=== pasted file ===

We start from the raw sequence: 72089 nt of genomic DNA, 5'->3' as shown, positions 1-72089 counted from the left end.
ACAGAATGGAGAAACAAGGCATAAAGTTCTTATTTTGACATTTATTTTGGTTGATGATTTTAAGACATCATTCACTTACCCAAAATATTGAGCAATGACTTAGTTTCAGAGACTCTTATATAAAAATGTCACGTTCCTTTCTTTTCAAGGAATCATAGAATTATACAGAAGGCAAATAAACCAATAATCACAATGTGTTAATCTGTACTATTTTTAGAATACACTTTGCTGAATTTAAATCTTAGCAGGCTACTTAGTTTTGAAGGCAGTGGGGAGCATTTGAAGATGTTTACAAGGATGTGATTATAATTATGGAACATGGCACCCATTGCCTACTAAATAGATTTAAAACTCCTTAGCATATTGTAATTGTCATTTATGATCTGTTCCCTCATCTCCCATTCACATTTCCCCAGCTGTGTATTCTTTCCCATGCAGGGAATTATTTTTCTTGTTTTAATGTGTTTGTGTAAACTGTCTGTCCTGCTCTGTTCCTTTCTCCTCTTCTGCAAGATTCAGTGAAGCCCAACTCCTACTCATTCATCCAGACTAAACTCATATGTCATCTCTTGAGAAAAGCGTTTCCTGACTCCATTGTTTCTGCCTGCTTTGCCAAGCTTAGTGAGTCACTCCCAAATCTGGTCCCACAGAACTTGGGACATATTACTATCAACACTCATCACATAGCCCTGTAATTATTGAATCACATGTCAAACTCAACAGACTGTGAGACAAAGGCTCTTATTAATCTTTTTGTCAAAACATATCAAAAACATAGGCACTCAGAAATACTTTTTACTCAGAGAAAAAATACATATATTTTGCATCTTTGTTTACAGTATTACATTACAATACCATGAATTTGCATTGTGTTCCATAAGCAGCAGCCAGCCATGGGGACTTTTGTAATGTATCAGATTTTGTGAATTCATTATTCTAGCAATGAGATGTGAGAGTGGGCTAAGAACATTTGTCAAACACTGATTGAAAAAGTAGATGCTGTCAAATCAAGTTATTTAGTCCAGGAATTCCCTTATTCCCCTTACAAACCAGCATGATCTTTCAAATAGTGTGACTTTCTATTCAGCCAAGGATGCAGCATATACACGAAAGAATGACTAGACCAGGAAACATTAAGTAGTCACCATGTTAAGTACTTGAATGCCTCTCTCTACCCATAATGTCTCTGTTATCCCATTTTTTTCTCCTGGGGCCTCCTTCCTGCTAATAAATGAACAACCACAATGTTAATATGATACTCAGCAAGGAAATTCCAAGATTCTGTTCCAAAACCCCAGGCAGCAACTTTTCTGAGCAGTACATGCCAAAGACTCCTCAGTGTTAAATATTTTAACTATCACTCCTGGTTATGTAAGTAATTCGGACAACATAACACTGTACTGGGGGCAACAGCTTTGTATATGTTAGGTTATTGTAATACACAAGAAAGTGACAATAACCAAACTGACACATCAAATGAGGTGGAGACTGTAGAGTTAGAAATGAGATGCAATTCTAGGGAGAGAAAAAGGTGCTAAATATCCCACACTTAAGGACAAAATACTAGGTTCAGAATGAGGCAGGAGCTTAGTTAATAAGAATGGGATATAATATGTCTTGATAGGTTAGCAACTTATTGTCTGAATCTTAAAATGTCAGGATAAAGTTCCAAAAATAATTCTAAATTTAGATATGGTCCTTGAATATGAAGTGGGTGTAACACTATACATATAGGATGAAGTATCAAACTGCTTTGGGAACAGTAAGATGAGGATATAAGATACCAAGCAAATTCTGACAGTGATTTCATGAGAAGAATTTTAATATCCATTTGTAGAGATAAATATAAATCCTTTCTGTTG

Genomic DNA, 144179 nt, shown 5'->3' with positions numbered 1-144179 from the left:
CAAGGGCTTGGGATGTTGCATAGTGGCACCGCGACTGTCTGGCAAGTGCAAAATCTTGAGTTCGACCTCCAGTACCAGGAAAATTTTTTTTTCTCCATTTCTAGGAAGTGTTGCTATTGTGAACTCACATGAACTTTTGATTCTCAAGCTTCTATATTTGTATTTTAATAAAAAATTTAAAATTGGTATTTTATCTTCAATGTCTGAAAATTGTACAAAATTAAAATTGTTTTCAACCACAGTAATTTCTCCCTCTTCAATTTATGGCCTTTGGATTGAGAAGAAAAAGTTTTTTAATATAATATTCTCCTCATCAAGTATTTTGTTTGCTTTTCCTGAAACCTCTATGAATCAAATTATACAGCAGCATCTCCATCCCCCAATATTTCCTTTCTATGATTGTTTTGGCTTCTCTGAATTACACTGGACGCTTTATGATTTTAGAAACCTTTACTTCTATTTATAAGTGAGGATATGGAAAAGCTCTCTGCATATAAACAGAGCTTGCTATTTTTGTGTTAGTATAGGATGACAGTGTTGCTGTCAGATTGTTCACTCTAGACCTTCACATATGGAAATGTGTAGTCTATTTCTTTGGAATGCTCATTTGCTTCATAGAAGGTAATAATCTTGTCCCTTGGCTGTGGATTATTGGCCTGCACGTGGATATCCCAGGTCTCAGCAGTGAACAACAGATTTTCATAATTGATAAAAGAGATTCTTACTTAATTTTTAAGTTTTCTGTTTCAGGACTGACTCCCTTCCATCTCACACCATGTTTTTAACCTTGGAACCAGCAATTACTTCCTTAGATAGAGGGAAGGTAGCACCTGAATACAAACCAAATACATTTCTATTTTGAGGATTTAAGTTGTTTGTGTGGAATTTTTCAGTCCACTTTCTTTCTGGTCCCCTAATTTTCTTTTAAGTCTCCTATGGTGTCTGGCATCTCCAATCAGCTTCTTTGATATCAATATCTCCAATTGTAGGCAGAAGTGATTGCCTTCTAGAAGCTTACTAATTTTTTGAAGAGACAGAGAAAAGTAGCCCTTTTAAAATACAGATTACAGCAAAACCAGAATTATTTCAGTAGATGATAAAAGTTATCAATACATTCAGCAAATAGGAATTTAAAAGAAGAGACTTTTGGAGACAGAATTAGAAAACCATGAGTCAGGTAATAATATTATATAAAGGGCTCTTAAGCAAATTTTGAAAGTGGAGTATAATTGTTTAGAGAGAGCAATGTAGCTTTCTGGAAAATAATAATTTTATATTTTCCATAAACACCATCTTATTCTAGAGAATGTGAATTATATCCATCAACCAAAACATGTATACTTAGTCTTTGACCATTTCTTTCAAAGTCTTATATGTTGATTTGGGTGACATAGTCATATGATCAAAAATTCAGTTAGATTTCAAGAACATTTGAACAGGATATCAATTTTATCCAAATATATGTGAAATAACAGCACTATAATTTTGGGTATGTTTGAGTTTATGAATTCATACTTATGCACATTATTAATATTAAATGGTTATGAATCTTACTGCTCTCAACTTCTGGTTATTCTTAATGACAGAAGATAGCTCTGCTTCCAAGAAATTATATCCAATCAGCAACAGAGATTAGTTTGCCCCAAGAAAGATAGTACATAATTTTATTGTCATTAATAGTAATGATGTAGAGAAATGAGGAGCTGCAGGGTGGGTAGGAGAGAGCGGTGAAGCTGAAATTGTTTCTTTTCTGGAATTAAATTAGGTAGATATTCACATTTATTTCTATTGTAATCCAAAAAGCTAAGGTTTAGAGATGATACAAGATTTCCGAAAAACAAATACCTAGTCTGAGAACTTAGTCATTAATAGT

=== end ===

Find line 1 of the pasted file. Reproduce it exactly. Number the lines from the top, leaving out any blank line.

We start from the raw sequence: 72089 nt of genomic DNA, 5'->3' as shown, positions 1-72089 counted from the left end.